Dr. Stella Immanuel, the Houston doctor who challenged the CDC during the height of the pandemic, is suing CNN and Anderson Cooper for defamation of character.
Last July, Katy Christian Magazine did a , who had just begun to speak out about her successes treating Covid patients with hydroxychloroquine. She and 11 other doctors had gone to Washington to have their voices heard during a time when the nation was waiting for the development of the Covid vaccine.
Immanuel then gained national attention when then-President Trump tweeted a video of her fighting for the use of the common drug to alleviate symptoms and help patients recover more quickly.
Major media outlets immediately began questioning Immanuel’s credentials and delved into her website and social media content. As pastor of Firepower Ministries, Immanuel maintains a website and appears in YouTube videos espousing her beliefs, some of which are not mainstream. This led to a firestorm of comments, with many dismissing her as a “witch doctor” and a “quack.”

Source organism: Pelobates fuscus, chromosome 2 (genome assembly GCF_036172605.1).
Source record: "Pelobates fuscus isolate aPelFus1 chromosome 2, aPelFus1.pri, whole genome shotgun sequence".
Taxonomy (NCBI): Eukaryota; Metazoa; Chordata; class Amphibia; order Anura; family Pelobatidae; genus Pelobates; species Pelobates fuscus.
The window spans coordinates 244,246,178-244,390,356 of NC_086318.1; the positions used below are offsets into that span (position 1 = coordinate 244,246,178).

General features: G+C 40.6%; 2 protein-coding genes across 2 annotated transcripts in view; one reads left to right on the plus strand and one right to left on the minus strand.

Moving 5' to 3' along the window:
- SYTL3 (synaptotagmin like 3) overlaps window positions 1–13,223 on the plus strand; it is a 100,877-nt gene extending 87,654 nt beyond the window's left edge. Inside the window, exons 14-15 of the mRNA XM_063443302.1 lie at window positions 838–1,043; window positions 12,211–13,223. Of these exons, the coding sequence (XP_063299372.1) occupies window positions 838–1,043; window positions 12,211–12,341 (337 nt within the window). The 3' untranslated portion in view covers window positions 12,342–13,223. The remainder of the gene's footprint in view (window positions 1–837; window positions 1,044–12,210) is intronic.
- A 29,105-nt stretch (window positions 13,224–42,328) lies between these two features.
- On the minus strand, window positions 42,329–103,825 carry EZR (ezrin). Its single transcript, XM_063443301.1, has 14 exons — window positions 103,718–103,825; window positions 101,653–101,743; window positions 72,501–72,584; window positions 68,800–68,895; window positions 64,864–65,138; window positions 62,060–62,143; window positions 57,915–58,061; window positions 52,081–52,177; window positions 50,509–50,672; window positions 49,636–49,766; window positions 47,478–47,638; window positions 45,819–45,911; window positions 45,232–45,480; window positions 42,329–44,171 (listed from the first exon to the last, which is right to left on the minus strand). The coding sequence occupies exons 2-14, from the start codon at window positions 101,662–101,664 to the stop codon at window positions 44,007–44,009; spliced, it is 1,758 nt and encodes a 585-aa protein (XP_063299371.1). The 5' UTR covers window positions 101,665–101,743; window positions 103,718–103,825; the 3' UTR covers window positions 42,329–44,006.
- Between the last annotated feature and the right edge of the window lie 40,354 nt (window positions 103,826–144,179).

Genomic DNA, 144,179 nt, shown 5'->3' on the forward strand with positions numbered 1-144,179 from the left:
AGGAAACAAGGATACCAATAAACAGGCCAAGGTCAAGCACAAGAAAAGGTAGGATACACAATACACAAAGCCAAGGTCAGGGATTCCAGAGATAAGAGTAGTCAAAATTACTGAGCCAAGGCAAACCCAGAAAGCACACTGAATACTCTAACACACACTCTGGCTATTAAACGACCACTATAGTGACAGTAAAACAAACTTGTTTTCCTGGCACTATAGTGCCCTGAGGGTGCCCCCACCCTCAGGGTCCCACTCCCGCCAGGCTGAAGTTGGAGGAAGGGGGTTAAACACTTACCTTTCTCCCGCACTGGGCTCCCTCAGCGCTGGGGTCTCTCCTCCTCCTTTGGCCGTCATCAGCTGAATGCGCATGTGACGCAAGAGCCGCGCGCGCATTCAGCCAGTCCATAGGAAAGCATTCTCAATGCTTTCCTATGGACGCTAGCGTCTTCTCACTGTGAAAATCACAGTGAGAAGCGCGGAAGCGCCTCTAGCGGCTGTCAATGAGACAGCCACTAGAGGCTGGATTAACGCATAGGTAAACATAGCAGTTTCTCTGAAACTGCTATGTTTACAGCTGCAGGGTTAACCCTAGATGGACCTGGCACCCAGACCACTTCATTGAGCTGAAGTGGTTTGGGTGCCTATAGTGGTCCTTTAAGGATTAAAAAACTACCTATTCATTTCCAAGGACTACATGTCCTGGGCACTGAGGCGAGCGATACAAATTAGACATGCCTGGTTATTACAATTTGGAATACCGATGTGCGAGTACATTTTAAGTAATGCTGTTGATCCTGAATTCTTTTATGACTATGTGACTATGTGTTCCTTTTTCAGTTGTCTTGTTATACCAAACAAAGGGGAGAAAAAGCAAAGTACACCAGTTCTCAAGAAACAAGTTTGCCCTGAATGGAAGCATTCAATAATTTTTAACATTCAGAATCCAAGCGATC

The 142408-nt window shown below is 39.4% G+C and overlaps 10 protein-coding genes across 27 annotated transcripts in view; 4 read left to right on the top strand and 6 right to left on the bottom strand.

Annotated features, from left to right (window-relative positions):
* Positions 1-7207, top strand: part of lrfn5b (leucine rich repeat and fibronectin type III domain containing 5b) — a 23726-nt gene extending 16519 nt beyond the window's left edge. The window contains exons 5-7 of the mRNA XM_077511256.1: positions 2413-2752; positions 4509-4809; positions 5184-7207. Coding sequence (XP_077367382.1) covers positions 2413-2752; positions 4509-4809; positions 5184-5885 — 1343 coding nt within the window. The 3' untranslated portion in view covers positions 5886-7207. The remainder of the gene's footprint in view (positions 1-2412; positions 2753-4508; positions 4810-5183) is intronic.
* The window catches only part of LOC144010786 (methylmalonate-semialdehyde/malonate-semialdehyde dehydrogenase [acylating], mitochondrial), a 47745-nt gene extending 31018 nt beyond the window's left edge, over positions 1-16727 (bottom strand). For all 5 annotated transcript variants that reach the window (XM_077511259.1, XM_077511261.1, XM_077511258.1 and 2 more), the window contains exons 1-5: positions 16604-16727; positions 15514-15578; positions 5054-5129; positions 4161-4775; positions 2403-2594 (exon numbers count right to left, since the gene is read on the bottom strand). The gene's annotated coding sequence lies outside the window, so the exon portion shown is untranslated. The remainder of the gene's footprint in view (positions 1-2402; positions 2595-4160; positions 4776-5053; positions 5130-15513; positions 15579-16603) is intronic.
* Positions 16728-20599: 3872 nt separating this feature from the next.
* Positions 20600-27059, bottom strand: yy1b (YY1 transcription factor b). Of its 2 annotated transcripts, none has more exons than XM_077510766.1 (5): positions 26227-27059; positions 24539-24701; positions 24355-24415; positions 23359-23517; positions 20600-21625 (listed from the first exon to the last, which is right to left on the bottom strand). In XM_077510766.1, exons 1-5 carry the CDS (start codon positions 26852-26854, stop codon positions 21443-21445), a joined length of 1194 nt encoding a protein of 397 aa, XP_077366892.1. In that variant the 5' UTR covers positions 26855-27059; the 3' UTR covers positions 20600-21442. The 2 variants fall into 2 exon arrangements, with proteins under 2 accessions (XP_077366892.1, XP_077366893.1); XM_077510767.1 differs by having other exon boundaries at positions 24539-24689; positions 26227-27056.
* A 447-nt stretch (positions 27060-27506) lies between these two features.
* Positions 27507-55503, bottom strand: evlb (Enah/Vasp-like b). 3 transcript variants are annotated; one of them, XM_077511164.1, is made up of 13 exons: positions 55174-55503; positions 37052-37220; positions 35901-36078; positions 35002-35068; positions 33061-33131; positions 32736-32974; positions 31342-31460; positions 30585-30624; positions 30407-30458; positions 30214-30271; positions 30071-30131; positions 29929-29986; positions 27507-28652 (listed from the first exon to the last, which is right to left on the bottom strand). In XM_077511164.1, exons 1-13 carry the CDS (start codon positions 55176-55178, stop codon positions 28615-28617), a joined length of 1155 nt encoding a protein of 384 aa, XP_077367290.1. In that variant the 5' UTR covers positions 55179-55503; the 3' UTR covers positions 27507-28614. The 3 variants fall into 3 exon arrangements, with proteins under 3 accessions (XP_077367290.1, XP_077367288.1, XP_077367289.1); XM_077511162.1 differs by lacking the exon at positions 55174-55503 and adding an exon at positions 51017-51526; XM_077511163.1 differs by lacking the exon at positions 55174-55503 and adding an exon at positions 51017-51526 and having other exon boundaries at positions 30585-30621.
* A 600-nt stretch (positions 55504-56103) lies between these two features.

Katy Christian Magazine’s publisher, Joseph Menslage, at the time, giving her an opportunity to address the labels placed on her and to talk about what her ministry is really about. As he said at the time, the media gave a cursory glance at her online presence without speaking to her for clarification, and he warned against rushing to judgment.
On Tuesday, Immanuel clapped back in her own way with a lawsuit filed in U.S. District Court. The suit claims, “In an effort to vilify, demonize and embarrass President Trump, Cooper and CNN published a series of statements about Dr. Immanuel that injured her reputation and exposed her to public hatred, contempt, ridicule, and financial injury.”
In response to the media’s coverage of her Firepower Ministries videos and website, Immanuel claims that both CNN and Cooper used her personal religious beliefs to “create the impression that she was unfit to perform the duties of a licensed medical doctor.”
And Immanuel stands by her original statements that hydroxychloroquine is “entirely effective” in treating COVID. She believes that withholding access to the drug and repeatedly reporting that it was ineffective led to unnecessary illness and death. In fact, her suit claims that when CNN discredited the use of the drug, it “effectively caused the deaths of hundreds of thousands whose lives would have been spared if they had been treated early with HCQ.”